"If Brian is out there somewhere, I want him to know we haven't forgotten him. We haven't given up."
"Uh... right." Brian was dead. Odell Johnson was sitting in prison right now, convicted of Brian's kidnapping and murder.
"Either way, I want the truth. I don't care how painful it is."
Griff liked the courage of that. One of the theories was that the kidnapping had been an inside job. He said, "I'll do my best to get the truth for you."
Arlington suddenly smiled. "I know you will. Do you have any questions for me? I mean, before you settle in and start dragging out the family skeletons?" The warmth and charm of that smile transformed him. Griff could see the shade of the heartbreaker Arlington had reportedly been in his youth.
"Is it okay if I take photos?"
"Take all the photos you want. Pierce will have to approve everything anyway."
Griff repeated uncertainly, "Pierce?"
"Pierce Mather. My, er, man of affairs."
Man of affairs? Did people really say that?
"The family lawyer." Arlington chuckled, so maybe it was supposed to be a joke.
"Oh, that Pierce," Griff said. "The one who told me not to write the book."
"That's the one." Arlington was definitely amused. "Yes, Pierce can be a little overbearing. He means well. Pierce will look everything over just to make sure nothing damaging or defamatory is inadvertently published."
Griff had been waiting for the other shoe to drop, and here it was, right on schedule, delivering a hard, swift kick to his ass. "Pierce is going to have final approval of my work?"
"I wouldn't put it that way," Arlington said.
"Because we didn't agree to that. I can't work under that kind of restriction."
The disappointment was sickening, but no way was Griff going to write some kind of corporate approved publicity piece or whatever it was the Arlingtons had in mind. If staying on the estate and having access to these people meant he couldn't write the book he wanted to write, then he'd rent a room in town and get his interviews the regular way, the way he'd planned on writing the book before Arlington had proposed this too-good-to-be-true idea of staying at the estate.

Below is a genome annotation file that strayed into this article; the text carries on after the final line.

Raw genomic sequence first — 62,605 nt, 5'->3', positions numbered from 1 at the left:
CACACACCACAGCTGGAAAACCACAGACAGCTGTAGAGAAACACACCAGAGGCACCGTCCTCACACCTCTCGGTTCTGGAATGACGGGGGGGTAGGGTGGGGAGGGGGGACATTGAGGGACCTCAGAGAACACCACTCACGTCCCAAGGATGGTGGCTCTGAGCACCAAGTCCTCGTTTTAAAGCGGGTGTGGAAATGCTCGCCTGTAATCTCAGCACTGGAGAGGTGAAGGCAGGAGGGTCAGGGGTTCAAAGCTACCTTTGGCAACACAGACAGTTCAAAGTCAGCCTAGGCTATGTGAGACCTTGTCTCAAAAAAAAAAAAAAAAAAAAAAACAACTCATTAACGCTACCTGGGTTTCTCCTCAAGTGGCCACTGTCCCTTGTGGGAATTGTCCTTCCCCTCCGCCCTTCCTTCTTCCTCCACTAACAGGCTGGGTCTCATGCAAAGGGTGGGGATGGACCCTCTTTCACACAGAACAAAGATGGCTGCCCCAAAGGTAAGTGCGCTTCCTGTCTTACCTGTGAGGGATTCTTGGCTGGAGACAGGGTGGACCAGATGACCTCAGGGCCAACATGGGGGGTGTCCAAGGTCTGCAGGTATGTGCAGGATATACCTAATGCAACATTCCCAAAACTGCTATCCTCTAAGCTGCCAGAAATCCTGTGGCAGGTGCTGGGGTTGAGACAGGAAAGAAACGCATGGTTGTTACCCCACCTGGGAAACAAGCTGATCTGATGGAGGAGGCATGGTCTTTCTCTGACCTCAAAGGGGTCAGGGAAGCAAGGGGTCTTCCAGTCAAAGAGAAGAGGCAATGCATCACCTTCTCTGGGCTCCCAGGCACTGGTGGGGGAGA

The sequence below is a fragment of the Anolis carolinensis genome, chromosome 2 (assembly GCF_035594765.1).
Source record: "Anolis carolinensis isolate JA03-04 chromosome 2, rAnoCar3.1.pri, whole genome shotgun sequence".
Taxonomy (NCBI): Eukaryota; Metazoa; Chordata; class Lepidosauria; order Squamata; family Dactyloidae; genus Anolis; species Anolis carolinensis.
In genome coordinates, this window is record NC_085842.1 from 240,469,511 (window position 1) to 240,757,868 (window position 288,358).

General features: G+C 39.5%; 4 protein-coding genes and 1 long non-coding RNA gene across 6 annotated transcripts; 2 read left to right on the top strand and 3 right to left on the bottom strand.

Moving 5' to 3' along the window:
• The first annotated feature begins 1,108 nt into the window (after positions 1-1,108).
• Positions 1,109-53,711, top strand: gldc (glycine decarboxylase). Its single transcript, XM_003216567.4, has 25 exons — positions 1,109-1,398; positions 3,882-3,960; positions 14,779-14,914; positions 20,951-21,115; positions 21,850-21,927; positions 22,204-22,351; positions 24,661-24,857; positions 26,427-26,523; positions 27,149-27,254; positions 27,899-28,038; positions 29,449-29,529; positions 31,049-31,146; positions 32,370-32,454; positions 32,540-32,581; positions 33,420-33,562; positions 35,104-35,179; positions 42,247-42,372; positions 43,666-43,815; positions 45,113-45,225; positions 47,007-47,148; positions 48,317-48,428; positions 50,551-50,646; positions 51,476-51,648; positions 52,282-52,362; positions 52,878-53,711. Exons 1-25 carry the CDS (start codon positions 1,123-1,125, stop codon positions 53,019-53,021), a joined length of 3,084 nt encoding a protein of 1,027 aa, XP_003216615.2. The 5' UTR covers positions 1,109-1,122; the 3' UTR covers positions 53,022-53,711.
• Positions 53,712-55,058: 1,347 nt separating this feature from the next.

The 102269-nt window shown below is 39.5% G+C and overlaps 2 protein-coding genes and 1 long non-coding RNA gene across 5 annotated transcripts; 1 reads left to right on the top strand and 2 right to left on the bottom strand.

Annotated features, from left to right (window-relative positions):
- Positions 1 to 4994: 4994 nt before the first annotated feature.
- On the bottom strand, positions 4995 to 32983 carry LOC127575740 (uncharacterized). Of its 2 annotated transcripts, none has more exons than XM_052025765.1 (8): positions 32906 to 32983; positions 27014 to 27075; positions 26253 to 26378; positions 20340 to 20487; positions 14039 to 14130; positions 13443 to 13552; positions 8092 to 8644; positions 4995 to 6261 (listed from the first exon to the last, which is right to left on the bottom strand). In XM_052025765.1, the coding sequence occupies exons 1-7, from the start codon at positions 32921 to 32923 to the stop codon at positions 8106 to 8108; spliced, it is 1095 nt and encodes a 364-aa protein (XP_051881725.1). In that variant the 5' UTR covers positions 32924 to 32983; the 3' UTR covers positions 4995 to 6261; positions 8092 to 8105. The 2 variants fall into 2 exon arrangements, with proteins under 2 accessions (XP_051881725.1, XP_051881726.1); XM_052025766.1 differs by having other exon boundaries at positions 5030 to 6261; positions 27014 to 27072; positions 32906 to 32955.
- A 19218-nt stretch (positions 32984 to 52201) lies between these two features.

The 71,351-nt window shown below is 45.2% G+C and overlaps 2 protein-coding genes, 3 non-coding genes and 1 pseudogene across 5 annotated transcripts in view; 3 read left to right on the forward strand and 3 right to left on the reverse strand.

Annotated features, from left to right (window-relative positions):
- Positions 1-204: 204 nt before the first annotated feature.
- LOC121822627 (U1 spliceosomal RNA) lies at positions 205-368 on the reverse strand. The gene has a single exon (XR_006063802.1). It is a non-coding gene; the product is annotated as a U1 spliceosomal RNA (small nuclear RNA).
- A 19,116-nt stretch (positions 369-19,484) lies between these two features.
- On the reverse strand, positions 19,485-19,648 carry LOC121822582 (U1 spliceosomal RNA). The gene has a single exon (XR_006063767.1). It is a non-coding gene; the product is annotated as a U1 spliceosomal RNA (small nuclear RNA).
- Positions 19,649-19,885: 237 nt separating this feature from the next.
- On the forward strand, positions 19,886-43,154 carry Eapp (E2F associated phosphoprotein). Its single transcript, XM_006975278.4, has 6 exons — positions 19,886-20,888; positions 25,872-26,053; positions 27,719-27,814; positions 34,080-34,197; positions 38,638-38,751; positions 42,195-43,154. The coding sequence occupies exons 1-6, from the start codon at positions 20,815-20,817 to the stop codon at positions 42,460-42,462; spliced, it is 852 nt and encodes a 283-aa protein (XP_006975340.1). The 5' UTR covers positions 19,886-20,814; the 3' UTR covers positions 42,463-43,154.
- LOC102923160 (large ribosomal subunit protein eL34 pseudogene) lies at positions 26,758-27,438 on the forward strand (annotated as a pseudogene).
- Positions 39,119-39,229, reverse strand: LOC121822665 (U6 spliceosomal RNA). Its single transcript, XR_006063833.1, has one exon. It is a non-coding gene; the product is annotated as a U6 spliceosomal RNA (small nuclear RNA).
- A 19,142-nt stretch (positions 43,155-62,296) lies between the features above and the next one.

He should have known. Should have realized a wealthy, powerful family like the Arlingtons would try to control the spin of a book like this. He was stupid not have seen this coming.
"No, no," Arlington was saying hastily in answer to whatever he read in Griff's expression. "It's not what you're thinking. No one is going to censor what you write or attempt to... to restrict the freedom of the press. It isn't anything like that. Nothing related to Brian's kidnapping will be off-limits to you, but staying on the estate you'll be privy to potentially sensitive information that has no bearing on the case or your story. That's the sort of thing Pierce will be looking for."
Put like that, it sounded reasonable. Griff still felt wary. He had spoken to Pierce Mather once on the phone -- for as long as it had taken Mather to shut him up and shoot him down. The words sue your ass had featured prominently. Griff had a gut feeling he and Mather might not see eye to eye on what constituted information with no bearing.
As if reading his thoughts, Arlington said almost coaxingly, "Mr. Hadley -- Griffin -- you have my word you won't be asked to sign a non-disclosure nor any kind of contract. This is a gentlemen's agreement between you and me. Agreed?" He held out his hand.
Nothing easier than convincing someone who wanted to believe you. Griff grimaced inwardly and reached out to shake hands.
Copyright 2000-18, Josh Lanyon.
All rights reserved.